Of Human Feelings
02. Jump Street 4:19
03. Him And Her 4:15
04. Air Ship 6:01
05. What Is The Name Of That Song? 3:56
06. Job Mob 4:51
07. Love Words 2:50
08. Times Square 6:00
Alto Saxophone – Ornette Coleman
Bass Guitar – Jamaaladeen Tacuma
Drums – Calvin Weston, Ornette Denardo Coleman
Guitar – Bern Nix, Charlie Ellerbee
Recorded: April 25, 1979 at Columbia Recording Studio, N.Y., N.Y.
So here's why I listen to Ornette. I love his approach in which each of the players is free to move around in areas that interest them or work in tandem with one or more other players to create the music. Sometimes four or five people are going in different directions at once; sometimes there are a trio and duo working simultaneously; sometimes the whole group is working toward one end. The larger the group, the more difficult this can get for the listener, especially one who's not invested in paying attention to the details. But in a nice, smaller band, like the classic quartets or the Prime Time sextets and septets, it can be heavenly. I mean for me, a great work of art should leave you a little dissatisfied. You should get something worthwhile out of it and yet leave it wanting to return, to figure out exactly what's going on, what the artist meant, how it was made, etc. Art that gives up everything it has on one or two exposures is hardly art at all. Medium doesn't matter - this holds as true for music as it does for painting, writing, sculpture, performance art, whatever. To me, Ornette is one of the great artists to ever hit the scene, and this is one of his best works. I know a lot of people don't think too much of Prime Time, but I think that at their best - as in this album - they're the equal of the great quartet(s). But it's not easy, you have to pay attention. You can do this on the macro level, trying to hear how all six players are interacting at the same time, or you can do it micro, where you focus on one player and what he's doing, then expand out to see how if fits within the whole. I recommend starting with one player (and why not make it Ornette?) and work your way out to the whole thing. Nobody else makes music that sounds so tight and loose at the same time, that makes sense from so many perspectives, even if they're ones that most jazz folks have a hard time getting to. Do I understand "Harmolodics"? Hell no. But I understand when something works, and this does, in spades. Did I mention that I also think that it may be the best of all Prime Time albums? Well, it may.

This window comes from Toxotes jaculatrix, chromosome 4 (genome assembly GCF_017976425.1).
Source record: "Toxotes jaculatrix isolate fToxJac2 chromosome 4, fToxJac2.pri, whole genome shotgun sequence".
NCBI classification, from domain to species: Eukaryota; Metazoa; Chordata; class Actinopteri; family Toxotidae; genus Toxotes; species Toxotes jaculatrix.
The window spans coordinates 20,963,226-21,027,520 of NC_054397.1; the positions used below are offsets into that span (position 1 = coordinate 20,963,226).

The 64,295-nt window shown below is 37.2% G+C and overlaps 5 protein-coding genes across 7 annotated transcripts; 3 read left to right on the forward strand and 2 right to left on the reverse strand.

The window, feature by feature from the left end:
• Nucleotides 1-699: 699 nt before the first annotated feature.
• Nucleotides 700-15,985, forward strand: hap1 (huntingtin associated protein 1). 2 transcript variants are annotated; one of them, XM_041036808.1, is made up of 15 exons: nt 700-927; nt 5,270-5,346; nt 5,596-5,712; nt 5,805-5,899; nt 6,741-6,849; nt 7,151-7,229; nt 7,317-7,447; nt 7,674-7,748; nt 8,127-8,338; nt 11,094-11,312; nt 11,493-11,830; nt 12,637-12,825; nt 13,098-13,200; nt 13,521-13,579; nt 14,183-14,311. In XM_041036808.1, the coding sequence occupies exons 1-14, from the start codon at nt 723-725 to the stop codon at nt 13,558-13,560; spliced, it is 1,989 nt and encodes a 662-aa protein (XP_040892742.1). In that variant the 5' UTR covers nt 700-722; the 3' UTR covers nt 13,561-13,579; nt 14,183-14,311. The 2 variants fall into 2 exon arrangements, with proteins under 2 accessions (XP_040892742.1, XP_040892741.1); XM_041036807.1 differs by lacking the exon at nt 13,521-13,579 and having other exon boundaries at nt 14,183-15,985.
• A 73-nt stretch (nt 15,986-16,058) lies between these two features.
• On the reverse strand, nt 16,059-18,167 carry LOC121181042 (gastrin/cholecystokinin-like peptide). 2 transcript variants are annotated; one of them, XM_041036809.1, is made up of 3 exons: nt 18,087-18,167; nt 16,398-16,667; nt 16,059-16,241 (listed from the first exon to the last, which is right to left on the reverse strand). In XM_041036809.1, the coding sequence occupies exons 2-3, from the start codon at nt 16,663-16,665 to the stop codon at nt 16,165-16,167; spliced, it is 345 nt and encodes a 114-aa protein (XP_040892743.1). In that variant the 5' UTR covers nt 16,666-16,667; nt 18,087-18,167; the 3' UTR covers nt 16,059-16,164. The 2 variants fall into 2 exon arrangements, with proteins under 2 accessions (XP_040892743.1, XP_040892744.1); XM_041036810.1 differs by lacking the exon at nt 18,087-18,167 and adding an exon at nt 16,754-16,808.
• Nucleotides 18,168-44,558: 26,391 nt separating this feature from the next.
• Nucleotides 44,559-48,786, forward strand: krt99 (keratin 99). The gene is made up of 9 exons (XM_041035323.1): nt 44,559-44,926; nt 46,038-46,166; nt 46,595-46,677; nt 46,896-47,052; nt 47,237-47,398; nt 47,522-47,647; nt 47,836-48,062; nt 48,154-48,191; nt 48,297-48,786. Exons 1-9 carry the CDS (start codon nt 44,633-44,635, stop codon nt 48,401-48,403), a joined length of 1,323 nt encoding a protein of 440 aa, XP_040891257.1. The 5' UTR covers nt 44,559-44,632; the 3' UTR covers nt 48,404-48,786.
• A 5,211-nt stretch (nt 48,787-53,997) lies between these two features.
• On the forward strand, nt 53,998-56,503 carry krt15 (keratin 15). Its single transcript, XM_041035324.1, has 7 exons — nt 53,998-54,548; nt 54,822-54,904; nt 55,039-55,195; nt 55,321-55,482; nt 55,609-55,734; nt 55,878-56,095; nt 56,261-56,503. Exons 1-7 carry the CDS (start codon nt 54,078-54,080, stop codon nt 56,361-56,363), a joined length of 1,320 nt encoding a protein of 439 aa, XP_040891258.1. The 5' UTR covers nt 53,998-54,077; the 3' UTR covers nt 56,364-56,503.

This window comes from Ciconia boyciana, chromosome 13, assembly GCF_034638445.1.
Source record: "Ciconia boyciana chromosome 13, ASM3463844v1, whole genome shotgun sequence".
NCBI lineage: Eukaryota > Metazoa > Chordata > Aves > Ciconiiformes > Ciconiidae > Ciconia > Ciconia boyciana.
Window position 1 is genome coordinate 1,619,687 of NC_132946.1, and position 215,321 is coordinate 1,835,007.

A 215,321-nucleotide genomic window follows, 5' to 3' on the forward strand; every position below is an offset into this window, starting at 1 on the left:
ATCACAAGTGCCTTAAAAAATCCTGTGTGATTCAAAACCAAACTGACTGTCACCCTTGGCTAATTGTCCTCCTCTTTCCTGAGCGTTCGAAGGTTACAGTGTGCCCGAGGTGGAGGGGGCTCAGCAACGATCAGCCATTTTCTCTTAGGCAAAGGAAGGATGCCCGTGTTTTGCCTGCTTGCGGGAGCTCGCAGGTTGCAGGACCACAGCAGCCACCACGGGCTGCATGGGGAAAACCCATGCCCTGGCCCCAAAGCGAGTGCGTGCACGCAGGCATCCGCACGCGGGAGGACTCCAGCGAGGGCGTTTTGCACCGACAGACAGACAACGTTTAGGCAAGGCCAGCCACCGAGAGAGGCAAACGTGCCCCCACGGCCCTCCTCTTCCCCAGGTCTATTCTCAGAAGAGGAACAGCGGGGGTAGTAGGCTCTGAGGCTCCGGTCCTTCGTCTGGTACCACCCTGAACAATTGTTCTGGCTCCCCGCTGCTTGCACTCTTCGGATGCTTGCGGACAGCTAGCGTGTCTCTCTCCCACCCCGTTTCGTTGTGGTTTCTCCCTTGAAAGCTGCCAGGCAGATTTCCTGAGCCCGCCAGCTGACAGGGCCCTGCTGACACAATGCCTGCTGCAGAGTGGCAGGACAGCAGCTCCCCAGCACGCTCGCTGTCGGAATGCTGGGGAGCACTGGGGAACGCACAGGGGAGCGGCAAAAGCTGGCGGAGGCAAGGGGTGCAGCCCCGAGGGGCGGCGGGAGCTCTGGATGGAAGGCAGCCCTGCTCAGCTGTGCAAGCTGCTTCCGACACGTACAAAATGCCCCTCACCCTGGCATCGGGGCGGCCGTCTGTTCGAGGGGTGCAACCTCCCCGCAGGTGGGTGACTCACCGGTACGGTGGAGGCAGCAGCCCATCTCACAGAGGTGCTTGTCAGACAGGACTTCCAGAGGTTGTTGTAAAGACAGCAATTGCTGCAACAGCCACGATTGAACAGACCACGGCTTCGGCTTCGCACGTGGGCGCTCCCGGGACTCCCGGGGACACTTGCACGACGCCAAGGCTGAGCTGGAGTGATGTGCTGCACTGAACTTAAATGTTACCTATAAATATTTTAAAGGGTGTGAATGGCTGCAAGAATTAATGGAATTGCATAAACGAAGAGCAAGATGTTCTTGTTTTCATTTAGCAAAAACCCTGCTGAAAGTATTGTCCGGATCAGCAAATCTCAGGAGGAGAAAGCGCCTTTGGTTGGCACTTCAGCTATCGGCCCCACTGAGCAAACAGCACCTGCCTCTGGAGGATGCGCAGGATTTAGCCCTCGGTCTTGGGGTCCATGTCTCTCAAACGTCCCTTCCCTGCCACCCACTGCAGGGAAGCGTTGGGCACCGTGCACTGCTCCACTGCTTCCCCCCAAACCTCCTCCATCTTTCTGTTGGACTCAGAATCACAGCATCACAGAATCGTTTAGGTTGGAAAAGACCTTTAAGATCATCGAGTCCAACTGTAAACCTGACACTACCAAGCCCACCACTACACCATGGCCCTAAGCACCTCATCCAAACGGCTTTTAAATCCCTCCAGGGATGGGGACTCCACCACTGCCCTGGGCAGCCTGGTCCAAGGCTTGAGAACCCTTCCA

When one thinks of Ornette Coleman's innovative Prime Time Band, it is of crowded ensembles played by the altoist/leader, two guitars, two electric bassists, and two drummers. Actually, Jamaaladeen Tacuma, who plays enough for two musicians, is the only bassist on this date, but guitarists Charlie Ellerbee and Bern Nix, along with drummers Denardo Coleman and Calvin Weston, keep the ensembles quite exciting. None of the eight Coleman originals (which includes a tune titled "What Is the Name of That Song?") would catch on, but in this context they serve as a fine platform for Coleman's distinctive horn and often witty and free (but oddly melodic) style.